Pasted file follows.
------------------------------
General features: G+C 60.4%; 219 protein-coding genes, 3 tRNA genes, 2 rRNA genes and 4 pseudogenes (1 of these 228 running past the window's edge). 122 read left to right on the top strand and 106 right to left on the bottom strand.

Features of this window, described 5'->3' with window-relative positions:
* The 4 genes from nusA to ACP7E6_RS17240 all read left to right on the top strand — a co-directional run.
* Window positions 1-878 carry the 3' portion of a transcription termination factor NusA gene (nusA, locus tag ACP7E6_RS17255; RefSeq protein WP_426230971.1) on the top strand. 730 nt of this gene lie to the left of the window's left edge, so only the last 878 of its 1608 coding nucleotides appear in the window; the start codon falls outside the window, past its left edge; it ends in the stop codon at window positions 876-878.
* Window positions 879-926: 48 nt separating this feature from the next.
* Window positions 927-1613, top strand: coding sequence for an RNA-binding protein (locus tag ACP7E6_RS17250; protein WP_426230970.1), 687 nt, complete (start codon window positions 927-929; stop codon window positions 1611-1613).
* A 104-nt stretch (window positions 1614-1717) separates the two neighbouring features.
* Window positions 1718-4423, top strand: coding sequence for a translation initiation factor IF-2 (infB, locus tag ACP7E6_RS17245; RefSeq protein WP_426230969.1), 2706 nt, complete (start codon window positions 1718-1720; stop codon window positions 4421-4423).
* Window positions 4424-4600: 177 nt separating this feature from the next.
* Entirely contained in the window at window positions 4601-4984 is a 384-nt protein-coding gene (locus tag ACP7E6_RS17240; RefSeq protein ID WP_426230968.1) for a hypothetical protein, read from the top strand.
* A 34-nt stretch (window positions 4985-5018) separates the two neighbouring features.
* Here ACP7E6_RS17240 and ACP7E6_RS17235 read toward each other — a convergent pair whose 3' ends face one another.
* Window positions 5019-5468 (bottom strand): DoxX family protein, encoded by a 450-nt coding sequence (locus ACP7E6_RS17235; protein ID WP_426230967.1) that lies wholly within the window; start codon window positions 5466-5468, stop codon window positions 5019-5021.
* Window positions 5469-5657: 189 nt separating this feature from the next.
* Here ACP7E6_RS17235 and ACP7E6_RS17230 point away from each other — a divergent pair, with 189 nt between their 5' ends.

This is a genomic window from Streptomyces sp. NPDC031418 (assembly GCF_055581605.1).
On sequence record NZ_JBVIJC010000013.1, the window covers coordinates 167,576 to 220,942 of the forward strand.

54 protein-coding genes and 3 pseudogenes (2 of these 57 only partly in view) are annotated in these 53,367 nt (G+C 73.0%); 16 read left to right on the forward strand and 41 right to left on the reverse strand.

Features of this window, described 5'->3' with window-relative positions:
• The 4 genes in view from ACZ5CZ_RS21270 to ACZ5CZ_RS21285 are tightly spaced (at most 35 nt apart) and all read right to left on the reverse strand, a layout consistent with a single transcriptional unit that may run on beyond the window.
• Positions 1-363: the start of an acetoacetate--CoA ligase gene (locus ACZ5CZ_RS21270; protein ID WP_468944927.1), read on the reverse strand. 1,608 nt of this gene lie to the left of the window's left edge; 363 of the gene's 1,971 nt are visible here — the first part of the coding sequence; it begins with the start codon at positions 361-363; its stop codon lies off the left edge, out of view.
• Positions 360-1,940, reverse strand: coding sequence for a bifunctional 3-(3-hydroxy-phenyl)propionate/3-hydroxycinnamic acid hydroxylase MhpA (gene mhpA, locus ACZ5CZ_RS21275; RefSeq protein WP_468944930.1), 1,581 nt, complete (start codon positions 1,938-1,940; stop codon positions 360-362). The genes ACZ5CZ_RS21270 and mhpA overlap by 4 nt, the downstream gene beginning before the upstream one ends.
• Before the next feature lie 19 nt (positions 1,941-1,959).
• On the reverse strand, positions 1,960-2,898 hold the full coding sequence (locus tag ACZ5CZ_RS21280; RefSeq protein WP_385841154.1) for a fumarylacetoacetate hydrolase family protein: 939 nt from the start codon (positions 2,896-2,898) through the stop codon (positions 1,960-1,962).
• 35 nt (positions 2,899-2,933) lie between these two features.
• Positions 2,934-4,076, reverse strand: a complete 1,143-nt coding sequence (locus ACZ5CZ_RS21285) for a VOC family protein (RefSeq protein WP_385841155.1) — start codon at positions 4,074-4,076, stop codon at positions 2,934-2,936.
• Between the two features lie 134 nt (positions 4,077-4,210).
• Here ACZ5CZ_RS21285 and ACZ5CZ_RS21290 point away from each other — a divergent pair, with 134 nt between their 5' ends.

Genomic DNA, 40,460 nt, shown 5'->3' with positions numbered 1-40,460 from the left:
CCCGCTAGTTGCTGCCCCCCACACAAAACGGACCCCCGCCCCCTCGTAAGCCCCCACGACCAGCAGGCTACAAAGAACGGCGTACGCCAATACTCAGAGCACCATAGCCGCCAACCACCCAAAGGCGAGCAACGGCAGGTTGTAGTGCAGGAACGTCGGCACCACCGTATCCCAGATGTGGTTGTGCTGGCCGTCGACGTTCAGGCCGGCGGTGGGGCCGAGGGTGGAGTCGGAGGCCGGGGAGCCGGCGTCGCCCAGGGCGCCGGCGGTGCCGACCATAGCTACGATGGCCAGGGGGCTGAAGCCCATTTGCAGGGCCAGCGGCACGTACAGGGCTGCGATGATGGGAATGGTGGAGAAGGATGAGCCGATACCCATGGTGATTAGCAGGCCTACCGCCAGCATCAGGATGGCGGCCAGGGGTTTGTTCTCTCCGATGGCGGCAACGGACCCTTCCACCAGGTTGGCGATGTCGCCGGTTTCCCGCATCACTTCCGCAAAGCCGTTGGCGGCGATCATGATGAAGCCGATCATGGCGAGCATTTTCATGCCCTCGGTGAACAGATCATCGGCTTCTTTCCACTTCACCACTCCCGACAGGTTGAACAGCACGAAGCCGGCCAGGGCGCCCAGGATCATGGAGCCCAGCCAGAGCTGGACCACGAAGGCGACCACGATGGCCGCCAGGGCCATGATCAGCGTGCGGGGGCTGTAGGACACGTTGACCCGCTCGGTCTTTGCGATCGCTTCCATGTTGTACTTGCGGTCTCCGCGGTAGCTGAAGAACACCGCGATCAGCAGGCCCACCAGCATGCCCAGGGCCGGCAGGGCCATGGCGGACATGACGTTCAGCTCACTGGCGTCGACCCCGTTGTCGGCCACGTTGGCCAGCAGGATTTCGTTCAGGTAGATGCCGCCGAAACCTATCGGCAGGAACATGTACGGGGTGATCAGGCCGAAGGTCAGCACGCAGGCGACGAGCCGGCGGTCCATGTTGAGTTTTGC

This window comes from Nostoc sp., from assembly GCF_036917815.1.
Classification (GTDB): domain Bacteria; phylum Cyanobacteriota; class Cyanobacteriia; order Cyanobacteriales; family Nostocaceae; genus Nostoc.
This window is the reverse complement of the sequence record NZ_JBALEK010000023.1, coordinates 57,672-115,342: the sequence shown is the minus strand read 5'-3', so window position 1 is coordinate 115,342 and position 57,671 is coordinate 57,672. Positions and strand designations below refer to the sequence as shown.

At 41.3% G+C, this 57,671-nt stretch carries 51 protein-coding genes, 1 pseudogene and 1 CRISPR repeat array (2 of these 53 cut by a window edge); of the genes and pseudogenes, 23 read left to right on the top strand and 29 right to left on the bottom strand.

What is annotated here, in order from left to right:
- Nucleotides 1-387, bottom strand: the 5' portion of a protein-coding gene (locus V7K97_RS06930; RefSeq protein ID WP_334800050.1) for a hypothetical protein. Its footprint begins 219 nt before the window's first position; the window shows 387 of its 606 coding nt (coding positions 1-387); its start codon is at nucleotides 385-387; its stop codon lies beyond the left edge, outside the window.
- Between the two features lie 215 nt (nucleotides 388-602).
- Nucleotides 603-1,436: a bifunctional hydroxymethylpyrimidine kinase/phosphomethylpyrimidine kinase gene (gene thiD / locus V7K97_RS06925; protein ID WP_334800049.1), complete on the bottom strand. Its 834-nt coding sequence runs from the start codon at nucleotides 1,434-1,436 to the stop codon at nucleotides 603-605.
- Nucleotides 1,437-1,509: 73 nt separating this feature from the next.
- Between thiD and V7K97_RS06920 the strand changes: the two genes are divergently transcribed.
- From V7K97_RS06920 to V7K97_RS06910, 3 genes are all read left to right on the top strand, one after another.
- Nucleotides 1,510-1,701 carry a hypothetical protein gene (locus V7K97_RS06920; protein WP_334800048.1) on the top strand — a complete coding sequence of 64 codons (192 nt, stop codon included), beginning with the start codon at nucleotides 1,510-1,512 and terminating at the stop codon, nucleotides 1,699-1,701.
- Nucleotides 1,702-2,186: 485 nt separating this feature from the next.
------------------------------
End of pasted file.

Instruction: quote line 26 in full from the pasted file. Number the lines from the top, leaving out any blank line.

• Positions 2,934-4,076, reverse strand: a complete 1,143-nt coding sequence (locus ACZ5CZ_RS21285) for a VOC family protein (RefSeq protein WP_385841155.1) — start codon at positions 4,074-4,076, stop codon at positions 2,934-2,936.